Arian's eager

He entered this fall as the second-team tailback on one preseason All-SEC list. Now he's the third-team tailback on Tennessee's depth chart. Clearly, the 2006 season isn't going the way he planned.

That's why Arian Foster will be looking to prove himself when the 13th-ranked Vols visit the 10th-ranked Georgia Bulldogs Saturday night in Athens.

Coming off a spectacular 2005 season which saw him average 148 rushing yards per game in five late-season starts, Foster appeared destined for greatness in '06. Thanks to a Game 2 ankle injury, however, he carried just twice in Game 3 vs. Florida, then sat out Games 4 and 5 altogether. In his absence redshirt freshmen LaMarcus Coker and Montario Hardesty assumed the tailback duties.

Coker, who started Game 5 vs. Memphis, will start again at Georgia. Hardesty and Foster will see action in backup roles. Asked how it feels going from "The Man" to one of three tailbacks, Foster shrugged.

"Tennessee's always had a lot of successful running backs," he said. "We take pride in that, and we look forward to the challenge."

Splitting carries with Coker and Hardesty means Foster will require more time to shed three weeks of rust than he'd need if he were getting most of the carries. Foster concedes that the situation is less than ideal but says there's an upside to it.

"It is a little (difficult) in the sense that you've got to get in a groove," he said. "At the same time, it makes you better because you've got to produce early. You know you've got guys behind you that are hungry and are going to get carries, so you've got to produce early."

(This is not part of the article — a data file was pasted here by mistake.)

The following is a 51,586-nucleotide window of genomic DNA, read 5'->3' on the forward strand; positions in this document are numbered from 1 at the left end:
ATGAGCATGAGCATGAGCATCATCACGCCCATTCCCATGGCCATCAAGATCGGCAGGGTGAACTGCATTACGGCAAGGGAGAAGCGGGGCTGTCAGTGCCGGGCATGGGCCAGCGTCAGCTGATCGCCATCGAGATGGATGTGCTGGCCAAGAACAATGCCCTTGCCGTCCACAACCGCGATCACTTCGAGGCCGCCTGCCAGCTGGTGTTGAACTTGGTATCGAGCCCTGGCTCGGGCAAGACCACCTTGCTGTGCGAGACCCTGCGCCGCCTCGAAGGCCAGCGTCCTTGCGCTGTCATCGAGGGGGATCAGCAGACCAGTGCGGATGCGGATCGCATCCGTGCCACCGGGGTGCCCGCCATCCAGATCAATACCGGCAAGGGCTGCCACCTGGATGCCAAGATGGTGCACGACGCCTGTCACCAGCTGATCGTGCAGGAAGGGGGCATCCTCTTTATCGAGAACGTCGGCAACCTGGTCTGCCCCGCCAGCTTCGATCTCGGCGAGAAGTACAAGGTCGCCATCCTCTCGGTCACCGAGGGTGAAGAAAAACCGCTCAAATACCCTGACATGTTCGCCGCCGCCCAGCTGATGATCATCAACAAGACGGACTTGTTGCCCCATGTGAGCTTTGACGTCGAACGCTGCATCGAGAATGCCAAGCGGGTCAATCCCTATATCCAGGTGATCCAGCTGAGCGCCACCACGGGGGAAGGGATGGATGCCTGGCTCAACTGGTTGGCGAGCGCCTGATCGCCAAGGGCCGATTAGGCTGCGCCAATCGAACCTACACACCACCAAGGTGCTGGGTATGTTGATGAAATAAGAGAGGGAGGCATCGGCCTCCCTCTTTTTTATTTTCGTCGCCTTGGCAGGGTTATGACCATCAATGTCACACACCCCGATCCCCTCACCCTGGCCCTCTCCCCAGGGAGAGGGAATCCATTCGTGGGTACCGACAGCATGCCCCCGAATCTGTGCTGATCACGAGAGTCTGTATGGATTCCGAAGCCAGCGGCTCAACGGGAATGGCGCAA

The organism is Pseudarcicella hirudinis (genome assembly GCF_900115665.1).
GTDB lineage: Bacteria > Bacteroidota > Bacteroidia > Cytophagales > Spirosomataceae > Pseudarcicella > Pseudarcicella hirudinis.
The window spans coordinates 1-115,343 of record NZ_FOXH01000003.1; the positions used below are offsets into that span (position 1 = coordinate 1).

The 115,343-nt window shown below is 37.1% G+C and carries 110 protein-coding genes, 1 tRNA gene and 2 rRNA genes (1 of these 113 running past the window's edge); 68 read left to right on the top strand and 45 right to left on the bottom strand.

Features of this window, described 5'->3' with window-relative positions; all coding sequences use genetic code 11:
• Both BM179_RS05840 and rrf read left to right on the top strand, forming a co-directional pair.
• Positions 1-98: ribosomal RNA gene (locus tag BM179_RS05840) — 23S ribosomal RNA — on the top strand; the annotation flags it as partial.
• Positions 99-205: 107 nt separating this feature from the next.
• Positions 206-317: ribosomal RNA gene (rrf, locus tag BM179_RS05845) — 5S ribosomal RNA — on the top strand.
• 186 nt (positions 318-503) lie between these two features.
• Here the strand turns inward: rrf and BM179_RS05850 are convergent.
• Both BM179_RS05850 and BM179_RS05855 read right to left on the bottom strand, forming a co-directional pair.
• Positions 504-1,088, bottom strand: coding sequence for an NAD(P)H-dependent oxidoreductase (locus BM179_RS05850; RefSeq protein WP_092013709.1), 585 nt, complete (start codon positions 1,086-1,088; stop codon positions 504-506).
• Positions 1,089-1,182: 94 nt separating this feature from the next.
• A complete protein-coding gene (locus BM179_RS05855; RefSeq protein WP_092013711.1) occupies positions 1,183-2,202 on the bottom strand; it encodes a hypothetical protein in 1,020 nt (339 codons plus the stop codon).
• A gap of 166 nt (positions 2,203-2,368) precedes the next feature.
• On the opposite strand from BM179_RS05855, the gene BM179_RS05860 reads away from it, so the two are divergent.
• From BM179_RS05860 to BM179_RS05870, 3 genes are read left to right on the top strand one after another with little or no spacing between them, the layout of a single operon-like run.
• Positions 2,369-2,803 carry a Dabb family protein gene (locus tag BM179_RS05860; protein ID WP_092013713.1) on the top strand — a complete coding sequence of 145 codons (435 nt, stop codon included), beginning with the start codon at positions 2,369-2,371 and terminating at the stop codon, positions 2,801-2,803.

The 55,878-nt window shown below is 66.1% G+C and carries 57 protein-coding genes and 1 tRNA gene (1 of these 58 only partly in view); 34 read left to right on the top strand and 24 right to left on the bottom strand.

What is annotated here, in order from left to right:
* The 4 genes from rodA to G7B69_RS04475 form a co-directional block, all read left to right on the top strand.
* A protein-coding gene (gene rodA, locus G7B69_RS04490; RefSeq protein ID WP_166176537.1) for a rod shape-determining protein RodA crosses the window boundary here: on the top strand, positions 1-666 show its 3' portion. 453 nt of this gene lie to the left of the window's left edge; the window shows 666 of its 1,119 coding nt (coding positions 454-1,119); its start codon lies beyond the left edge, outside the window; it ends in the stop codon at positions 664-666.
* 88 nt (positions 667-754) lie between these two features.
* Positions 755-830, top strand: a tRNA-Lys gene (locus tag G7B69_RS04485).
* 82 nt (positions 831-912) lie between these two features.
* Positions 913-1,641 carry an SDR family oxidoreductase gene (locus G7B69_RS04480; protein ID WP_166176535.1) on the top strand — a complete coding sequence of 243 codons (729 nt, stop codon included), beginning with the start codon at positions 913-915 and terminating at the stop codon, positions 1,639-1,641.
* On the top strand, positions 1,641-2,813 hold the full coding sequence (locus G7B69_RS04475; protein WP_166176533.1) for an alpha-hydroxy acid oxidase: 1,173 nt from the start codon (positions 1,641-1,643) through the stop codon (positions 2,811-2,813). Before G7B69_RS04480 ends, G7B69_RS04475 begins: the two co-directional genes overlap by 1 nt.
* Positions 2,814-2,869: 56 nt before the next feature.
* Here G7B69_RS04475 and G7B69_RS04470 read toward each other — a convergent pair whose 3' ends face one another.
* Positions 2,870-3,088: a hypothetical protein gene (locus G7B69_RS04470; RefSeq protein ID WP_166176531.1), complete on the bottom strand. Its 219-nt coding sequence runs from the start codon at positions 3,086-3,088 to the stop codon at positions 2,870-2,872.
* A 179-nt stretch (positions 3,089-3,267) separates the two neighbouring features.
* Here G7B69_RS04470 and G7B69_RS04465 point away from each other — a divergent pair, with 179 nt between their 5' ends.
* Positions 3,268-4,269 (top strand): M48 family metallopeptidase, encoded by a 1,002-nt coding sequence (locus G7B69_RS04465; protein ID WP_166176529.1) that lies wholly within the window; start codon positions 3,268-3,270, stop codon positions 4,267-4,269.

Foster played through ankle, knee and shoulder injuries in 2005. He'd hoped for a pain-free 2006 season but that has not been the case. Naturally, his three-week hiatus due to ankle problems was disappointing.

"It was a little disheartening being out because you put in a lot of work during the summer," he said. "You get a little discouraged but I kept going. Now I feel good and confident, and I'm ready to play."

The past three weeks weren't a total loss. Watching the Vols play without him gave Foster a stronger sense of resolve.

"I'm a little hungrier than I was at the beginning of the season," he said. "I wouldn't say I wasn't hungry before; it was just that I lost my goals. I got humbled and I'm hungry now."

Coker ran for 146 yards vs. Marshall in Game 4 and 125 vs. Memphis in Game 5. Thus, Foster may have some difficulty reclaiming his first-team job. He concedes that there is stiff competition – from Hardesty, as well as Coker.

"I feel competition but it's a friendly competition," he said. "We all like each other and everything. You know what you can do as a football player, so you're that much hungrier."

Foster's goal for 2006 was to lead the Vols to an undefeated season. He watched from the bench as that goal crashed and burned in Tennessee's 21-20 Game 3 loss to Florida.

"The Florida game really hurt because I tried to go and I couldn't go," he recalled. "The main goal was to be undefeated. That was MY main goal. Now I'm just ready to go."


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